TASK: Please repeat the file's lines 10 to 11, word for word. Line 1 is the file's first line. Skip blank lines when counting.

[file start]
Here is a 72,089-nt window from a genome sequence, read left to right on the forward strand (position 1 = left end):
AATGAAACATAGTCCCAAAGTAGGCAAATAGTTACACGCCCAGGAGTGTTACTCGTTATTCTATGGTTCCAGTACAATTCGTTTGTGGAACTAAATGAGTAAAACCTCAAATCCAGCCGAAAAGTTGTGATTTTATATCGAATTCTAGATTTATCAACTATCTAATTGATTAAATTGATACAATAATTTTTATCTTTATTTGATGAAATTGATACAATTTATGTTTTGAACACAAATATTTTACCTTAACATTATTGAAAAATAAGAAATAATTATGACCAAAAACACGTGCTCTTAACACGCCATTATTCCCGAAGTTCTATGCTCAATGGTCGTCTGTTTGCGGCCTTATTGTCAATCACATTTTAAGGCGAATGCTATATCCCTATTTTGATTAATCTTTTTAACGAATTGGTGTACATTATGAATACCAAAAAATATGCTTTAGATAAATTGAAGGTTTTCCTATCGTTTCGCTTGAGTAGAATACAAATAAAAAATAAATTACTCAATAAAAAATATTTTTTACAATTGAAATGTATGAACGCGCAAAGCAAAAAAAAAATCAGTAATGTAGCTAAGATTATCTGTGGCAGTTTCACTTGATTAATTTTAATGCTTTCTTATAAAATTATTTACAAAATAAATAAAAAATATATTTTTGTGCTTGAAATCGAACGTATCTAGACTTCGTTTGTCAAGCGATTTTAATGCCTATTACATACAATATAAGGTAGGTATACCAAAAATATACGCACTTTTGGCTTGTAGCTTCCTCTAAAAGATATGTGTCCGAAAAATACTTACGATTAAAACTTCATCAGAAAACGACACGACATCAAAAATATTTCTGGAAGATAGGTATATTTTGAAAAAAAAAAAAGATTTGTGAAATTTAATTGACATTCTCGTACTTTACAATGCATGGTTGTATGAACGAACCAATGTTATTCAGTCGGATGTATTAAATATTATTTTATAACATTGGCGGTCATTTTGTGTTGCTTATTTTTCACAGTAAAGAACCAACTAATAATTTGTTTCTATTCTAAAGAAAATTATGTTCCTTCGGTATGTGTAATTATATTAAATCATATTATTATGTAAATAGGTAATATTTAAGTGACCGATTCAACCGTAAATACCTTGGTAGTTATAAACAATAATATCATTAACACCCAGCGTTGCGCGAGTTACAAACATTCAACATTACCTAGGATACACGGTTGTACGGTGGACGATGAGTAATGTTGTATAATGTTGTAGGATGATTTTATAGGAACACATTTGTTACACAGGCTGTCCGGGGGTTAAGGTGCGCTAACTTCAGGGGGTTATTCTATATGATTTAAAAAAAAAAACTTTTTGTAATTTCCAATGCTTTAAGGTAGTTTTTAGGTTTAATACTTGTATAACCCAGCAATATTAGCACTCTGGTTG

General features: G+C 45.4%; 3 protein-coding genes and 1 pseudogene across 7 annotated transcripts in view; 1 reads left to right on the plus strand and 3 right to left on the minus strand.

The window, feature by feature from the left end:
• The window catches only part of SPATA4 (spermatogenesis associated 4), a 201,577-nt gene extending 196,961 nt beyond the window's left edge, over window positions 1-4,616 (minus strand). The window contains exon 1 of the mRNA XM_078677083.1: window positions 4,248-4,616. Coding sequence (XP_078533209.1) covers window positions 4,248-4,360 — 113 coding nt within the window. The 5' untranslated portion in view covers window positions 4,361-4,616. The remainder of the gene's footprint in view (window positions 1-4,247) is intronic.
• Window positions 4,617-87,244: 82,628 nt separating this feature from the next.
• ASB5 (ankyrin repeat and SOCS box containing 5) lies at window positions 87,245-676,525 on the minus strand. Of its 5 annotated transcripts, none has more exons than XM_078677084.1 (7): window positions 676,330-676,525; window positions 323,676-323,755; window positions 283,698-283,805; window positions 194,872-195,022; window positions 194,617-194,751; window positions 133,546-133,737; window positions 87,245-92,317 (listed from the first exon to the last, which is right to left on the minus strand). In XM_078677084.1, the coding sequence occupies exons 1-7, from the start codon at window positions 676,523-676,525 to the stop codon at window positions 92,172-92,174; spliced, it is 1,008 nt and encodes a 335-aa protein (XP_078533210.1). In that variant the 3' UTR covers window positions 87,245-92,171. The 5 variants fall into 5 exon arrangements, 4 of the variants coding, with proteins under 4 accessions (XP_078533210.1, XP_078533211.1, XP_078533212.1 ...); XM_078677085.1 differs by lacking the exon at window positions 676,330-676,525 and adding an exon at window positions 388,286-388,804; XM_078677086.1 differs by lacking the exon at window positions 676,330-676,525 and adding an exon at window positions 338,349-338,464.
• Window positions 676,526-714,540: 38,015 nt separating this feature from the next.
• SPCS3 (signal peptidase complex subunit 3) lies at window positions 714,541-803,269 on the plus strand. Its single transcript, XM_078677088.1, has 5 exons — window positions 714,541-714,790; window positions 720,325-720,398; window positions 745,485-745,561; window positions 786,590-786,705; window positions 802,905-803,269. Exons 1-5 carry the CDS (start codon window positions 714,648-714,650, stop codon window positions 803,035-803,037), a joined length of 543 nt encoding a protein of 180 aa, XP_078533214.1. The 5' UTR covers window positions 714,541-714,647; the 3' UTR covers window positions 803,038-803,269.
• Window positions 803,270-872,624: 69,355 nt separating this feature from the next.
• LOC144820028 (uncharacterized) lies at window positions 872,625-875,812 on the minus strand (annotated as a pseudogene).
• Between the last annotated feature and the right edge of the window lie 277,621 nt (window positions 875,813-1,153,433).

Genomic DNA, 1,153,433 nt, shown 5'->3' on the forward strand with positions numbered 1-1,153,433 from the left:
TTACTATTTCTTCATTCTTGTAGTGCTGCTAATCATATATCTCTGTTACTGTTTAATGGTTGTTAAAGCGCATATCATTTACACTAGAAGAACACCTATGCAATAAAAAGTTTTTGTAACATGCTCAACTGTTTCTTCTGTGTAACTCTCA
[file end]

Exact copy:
• Window positions 803,270-872,624: 69,355 nt separating this feature from the next.
• LOC144820028 (uncharacterized) lies at window positions 872,625-875,812 on the minus strand (annotated as a pseudogene).